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If I think of $\mathbb{Z}$'s standard model (pairs of naturals in the von Neumann standard model) I would firstly think of the group $\mathbb{Z}/3\mathbb{Z}$ as a set consisting of three equivalence classes on $\mathbb{Z}$ and after that I would abstract from this model and think of the group abstractly (like you do in 1). It never would come into my mind, to think of this group as in 2. –  Hans Stricker Jan 23 '10 at 14:54
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Position 2 is only tenable because the categories you describe automatically come with forgetful functors to $\text{Set}$. But in order to think about more general categories (say, homotopy categories) you can't and shouldn't think this way. One way to resolve this situation is to define "concrete category" to mean a category together with a particular forgetful functor to $\text{Set}$, since a particular abstract category may be concrete in more than one way and the functor encodes extra information. In other words, I guess I'm siding with Position 1.

Edit: With regard to your edit, as Harry says, there is some set theory necessary to set up category theory, so it all depends on your approach. But I would say that defining a category to be "the category of these kinds of sets with these kinds of functions between them" is no different from defining a group via one of its faithful actions or representations or defining a manifold via one of its embeddings into $\mathbb{R}^n$. While we pick a particular instantiation to describe what we're talking about, we then talk about the abstract thing.

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Would you agree then, that "the category of sets" is a convenient shortcut for "the (abstract) category that is isomorphic to the class of all sets with all functions between them". Or doesn't this make sense? –  Hans Stricker Jan 22 '10 at 12:01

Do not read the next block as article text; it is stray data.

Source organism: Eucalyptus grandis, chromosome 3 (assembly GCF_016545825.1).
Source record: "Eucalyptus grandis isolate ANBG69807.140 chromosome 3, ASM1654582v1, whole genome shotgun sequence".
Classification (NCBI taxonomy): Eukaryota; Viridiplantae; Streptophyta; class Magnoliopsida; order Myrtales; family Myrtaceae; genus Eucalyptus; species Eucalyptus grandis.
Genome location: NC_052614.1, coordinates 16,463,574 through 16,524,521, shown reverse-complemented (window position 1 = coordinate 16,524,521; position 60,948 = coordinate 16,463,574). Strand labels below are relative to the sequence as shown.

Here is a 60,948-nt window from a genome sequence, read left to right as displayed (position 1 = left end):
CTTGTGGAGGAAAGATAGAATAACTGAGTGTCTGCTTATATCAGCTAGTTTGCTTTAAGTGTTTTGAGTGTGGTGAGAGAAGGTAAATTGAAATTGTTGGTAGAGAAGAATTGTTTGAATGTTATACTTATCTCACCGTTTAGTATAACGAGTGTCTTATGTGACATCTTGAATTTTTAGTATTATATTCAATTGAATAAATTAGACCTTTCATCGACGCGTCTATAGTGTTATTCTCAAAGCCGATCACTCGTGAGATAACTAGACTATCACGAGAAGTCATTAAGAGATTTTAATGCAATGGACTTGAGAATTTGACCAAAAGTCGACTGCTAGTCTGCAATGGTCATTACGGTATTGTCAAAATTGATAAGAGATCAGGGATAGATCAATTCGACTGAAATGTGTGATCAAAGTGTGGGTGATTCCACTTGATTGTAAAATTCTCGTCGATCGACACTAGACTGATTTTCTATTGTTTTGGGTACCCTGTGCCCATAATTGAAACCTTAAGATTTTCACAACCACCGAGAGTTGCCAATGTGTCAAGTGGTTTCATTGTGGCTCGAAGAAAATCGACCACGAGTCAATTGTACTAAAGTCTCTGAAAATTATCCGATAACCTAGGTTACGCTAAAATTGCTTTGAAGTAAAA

@Hans: To my knowledge, every definition of a category uses some of the theory of sets to develop the basic results in category theory. As I said before, and as you can read the discussion on the nLab, ETCC is not very good at all. I am not aware of a single useful result from ETCC that doesn't also appear as a consequene of ETCS. –  Harry Gindi Jan 22 '10 at 12:07
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@Qiaochu, we specifically want an adjoint pair of functors rather than just a particular forgetful functor. –  Harry Gindi Jan 22 '10 at 12:10
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Why should we have to think about everything the same way? We don't even think of all groups the same way! See mathoverflow.net/questions/2551/… –  Charles Siegel Jan 22 '10 at 13:45
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@Hans: trying to think about everything the same way is not "trying to be unreasonably rigorous", as there is no rigorousness in it at all, but being a bit silly :) –  Mariano Suárez-Alvarez Jan 22 '10 at 16:06
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Some (abstract) categories allow their objects and arrows to be "interpreted by themselves", without recurring to sets from set theory, especially poset categories via Dedekind completions.

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There's a "really close correspondence" between quivers and categories, where quivers are directed graphs that can have multiple arrows from one vertex to another one and also loop arrows, which are arrows from a vertex to itself. Isomorphisms become undirected edges. This is a really good and precise way to think about it, because this viewpoint generalizes very nicely to some models of higher catgory theory, specifically A. Joyal's theory of quasicategories. The whole beauty of category theory is that all of the information about an object is contained within its arrows, and that the underlying thing that the category represents is not actually important. That is, we have all of the information about the category by: a.) Knowing the structure of the graph of the category. b.) knowing the structure of the hom-sets (which don't always have to be sets), and c.) in extra structure that lives over the graph (like a grothendieck topology or a model structure (this is unrelated to the models you were talking about. It has to do with abstract homotopy theory). The only place that it's nice to have sets is for defining the hom-sets in an unenriched setting. Without some notion of a set, it's hard to get important theorems like yoneda's lemma. Lawvere famously came up with two categorical foundational theories, ETCC and ETCS. At the moment, ETCC is pretty much useless. It contains ETCS as a subaxiomatization, but all of the structure axiomatized in ETCC can be constructed from ETCS (depending on if you take the topos of sets to be boolean or not, and some other unimportant technicalities).

ETCS = Elementary theory of the category of sets

ETCC = Elementary theory of the category of categories

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I've never heard of those "extra structures". How do they come in? –  Hans Stricker Jan 22 '10 at 12:44